January 2010: Reading List

Look Me in the Eye: My Life with Asperger's, by John Elder Robison
Reading John Elder Robison's childhood memories feels a lot like peering into the brains of several autistic students that I've worked with over the past few years. (Except I hope that none of my students wind up working for KISS one day. I'm just saying.) 3/5

Death by Meeting: A Leadership Fable, Patrick Lencioni
Patrick Lencioni has a knack for taking a core principle and hammering it home by way of a light narrative. I read this mostly becasue my brother Nathan recommended it and loaned it to me, but now I'm wondering why he thought I in particular would benefit from it. Have filed away the lessons on meetings for future reference in the event that I ever have to lead them on a regular basis. (Classes don't count... Although integrating drama and conflict directly into lessons by mining for them during class discussion is something that I've intrinsically developed over the years.) 3/5

Pride and prejudice and Zombies, by Seth Grahame-Smith and Jane Austen
Although on the whole, I found the overall concept hilarious in theory, I found it somewhat lacking in execution. The zombie bits felt patched in rather than being part of the unified whole. Despite the detractions, several parts of the story did make me laugh, with Charlotte's storyline being far and away the best part of the new tale. The illustrations, incidentally, were superb. 2.5/5

The Power of Crying Out: When Prayer Becomes Mighty, by Bill Gothard
Good thoughts to chew on. 4/5

The Poems of Gerard Manley Hopkins
I love reading GMH, even though I can't say that I understand everything he's saying. He stretches me, though, and gets me to think, guaranteeing that I will always keep coming back for more. 4/5

Heretic (The Grail Quest, Book 3), by Bernard Cornwell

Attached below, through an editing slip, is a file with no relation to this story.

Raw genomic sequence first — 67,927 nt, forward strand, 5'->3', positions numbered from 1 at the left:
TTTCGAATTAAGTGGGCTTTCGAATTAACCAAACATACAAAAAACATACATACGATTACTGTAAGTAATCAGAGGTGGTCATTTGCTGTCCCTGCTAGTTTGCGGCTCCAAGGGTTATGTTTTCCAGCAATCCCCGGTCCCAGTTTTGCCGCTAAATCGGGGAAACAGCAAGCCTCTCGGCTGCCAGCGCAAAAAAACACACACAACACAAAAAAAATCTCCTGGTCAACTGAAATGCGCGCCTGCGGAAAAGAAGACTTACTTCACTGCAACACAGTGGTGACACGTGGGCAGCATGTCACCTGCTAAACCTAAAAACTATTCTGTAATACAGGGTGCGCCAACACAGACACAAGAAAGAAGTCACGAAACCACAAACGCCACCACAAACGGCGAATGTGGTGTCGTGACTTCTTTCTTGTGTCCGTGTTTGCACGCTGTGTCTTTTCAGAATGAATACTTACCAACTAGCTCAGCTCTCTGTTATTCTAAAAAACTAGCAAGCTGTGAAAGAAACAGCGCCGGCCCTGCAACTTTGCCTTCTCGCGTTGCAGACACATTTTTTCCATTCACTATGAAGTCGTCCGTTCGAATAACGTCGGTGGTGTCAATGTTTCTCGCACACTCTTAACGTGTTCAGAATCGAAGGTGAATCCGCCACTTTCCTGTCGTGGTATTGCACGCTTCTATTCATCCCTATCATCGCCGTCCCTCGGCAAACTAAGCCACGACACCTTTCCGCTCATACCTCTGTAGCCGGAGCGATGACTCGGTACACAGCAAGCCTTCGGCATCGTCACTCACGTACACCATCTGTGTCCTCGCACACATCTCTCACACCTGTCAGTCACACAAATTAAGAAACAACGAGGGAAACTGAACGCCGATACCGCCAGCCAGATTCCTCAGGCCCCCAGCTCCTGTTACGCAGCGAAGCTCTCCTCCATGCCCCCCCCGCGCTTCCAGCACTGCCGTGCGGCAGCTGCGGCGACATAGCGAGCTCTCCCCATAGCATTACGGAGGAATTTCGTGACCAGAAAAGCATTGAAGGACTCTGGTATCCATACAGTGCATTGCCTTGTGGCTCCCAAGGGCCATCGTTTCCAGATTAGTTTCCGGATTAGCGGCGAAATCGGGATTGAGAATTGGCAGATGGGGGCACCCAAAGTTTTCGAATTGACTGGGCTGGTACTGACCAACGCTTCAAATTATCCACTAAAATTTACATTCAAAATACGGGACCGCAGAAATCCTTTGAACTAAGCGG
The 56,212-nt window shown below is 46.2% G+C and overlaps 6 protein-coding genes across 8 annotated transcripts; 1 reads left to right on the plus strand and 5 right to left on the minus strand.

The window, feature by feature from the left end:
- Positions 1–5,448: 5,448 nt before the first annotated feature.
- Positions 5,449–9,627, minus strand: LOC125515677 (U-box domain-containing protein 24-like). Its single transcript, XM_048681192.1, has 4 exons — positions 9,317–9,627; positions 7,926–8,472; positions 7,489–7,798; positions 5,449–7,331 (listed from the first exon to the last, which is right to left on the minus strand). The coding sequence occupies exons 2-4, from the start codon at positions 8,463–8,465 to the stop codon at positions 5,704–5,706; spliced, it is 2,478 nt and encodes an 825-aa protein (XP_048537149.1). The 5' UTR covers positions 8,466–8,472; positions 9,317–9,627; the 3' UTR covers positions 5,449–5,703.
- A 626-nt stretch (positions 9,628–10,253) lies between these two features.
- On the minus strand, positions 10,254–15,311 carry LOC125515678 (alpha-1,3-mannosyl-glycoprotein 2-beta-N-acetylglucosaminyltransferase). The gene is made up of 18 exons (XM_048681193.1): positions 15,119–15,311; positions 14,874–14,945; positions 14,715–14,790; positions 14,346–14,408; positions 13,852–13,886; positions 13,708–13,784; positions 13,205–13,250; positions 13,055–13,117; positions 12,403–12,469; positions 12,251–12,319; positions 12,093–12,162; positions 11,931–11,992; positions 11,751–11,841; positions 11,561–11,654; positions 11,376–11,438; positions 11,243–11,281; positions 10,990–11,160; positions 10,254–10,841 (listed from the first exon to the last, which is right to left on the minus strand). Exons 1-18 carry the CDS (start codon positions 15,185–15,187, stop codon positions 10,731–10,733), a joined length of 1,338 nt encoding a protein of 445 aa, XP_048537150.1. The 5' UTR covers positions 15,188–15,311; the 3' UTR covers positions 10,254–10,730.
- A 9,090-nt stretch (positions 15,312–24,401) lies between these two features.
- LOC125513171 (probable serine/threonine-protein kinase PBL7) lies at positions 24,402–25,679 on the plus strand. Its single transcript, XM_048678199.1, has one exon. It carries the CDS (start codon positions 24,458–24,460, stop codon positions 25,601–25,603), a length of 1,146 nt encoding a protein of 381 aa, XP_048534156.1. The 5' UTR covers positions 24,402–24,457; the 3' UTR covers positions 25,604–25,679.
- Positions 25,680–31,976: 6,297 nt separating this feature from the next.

Maybe I didn't enjoy it because it was the third in a series and I had only read half of another book in the trilogy. Maybe I didn't enjoy it because I needed soft escapism this week, and the story was full of death. Unfortunately, I haven't yet had any luck with Bernard Cornwell despite giving him several chances. 2/5

Cranford, by Elizabeth Gaskell

I think I started this collection a few years ago but must never have finished, because from about the third story onward, I had absolutely no recollection of what happened.

How Gaskell developed these characters so fully in such compact stories is beyond me. Rich and delightful. 4/5

Curse of the Kings, by Victoria Holt

On a certain level, Victora Holt novels are predictable: there will be a young girl (generally an orphan), she will stumble upon some sort of mystery, and she will travel to distant lands - generally an island.

The details vary slightly( for example, this time the distant land in question was Egypt) but what I do appreciate about Victoria Holt is that I can never tell who the "bad guys" are until the very end. And one never knows for certain, either, whether or not everything will come out all right or not. It's that uncertainty that keeps me reading. 4/5

Kilkenny, by Louis L'Amour
This works well enough as a stand-alone, but I think it was the last in a series (trilogy?), of which I only read the first and the last. Wish I had known, but don't regret the read. 3/5


Post a Comment

Popular Posts